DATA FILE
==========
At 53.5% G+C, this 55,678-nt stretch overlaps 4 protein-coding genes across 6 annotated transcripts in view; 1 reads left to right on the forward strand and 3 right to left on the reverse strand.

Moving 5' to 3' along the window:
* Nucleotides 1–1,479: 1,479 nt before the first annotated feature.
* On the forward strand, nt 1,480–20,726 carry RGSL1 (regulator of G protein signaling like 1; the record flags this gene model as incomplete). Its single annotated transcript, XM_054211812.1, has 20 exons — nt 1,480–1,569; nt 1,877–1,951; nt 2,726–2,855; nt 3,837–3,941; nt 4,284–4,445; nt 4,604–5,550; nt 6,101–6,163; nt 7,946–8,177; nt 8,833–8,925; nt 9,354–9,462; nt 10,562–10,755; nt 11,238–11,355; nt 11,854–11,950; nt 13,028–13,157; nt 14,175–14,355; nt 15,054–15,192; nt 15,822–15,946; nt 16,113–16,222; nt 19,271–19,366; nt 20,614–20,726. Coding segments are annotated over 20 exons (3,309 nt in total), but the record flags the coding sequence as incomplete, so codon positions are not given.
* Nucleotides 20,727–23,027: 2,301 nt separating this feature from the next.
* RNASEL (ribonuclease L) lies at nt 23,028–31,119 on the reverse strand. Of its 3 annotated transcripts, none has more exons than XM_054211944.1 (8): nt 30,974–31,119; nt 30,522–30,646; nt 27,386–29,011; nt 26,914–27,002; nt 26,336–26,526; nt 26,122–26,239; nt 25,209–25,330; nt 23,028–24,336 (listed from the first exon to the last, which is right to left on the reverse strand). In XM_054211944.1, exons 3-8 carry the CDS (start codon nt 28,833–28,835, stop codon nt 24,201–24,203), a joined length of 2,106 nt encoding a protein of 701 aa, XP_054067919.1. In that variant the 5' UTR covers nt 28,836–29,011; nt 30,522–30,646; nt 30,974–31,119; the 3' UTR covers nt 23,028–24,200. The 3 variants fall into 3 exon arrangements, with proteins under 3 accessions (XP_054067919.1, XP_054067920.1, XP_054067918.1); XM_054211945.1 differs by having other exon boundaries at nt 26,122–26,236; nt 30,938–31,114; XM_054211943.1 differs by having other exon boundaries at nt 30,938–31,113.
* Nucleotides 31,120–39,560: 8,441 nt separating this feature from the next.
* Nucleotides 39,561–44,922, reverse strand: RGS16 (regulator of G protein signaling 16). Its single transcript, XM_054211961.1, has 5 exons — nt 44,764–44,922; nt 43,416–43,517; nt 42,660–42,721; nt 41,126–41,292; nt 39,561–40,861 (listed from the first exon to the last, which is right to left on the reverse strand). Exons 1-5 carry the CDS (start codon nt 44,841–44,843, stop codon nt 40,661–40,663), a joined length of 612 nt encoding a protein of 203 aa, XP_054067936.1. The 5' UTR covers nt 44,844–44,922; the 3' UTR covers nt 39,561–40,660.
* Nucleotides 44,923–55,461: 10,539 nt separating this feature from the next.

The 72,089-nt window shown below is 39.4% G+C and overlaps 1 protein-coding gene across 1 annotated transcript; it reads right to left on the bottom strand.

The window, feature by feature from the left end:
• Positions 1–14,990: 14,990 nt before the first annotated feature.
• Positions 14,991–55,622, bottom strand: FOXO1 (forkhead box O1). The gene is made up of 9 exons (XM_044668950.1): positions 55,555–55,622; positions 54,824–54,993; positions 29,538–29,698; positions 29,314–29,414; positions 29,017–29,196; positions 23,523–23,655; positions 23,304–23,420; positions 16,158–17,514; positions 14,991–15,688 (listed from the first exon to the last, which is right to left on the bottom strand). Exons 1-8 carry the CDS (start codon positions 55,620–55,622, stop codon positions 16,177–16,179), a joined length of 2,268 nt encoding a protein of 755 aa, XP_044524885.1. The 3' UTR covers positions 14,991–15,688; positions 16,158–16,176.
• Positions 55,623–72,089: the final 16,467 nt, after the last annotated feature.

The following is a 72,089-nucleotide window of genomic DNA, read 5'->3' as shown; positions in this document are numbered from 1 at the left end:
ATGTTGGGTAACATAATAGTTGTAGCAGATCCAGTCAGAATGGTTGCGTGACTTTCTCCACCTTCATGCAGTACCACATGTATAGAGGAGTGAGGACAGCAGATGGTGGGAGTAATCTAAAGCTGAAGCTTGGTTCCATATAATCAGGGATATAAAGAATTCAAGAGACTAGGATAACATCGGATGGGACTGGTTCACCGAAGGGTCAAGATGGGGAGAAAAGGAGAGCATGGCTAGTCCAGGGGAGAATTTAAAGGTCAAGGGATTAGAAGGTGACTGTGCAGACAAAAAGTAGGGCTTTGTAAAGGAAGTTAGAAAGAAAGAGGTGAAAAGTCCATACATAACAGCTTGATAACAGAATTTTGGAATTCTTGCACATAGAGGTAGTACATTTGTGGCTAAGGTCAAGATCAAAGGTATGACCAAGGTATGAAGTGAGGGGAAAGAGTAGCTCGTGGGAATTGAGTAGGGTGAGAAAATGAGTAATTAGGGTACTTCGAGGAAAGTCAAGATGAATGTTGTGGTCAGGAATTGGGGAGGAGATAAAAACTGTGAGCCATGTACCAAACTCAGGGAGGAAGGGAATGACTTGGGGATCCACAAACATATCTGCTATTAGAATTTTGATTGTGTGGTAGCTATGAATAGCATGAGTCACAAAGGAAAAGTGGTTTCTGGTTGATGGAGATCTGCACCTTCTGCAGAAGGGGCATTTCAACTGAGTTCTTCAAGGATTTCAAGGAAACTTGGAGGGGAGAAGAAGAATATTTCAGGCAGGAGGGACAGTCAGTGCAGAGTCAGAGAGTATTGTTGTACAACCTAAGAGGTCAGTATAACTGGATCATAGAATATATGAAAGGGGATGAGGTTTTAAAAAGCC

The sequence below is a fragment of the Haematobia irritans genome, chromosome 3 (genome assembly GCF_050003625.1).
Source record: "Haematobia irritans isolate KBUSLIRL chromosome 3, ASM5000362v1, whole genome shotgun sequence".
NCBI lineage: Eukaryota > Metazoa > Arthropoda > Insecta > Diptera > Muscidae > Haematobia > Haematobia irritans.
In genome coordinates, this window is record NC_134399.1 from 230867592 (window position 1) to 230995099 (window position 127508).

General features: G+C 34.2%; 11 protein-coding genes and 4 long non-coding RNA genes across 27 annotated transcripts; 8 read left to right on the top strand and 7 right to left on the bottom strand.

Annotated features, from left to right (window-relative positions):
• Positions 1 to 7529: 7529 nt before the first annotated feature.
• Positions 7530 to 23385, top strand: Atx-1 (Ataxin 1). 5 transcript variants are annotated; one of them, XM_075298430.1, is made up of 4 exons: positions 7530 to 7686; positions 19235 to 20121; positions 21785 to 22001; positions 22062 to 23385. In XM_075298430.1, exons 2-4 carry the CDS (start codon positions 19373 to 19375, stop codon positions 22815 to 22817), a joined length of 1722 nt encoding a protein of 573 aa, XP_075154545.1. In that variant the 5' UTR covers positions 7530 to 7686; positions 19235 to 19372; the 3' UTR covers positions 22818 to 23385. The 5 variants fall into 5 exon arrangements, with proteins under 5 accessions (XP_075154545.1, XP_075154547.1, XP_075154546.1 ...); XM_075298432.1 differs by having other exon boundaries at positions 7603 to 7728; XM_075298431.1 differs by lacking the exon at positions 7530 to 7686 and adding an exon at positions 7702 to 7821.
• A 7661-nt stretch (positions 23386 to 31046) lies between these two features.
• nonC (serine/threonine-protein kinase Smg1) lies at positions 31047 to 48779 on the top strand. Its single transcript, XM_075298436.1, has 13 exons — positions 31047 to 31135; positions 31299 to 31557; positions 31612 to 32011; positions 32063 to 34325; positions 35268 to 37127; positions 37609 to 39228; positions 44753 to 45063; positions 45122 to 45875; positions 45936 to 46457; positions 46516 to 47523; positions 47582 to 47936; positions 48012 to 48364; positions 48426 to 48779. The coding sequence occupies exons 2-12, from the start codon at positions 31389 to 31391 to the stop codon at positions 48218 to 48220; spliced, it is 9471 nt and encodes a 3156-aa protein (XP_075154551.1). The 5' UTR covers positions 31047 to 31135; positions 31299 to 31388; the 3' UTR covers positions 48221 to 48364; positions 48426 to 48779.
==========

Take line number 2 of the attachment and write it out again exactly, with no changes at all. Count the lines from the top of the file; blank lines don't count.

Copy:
Moving 5' to 3' along the window: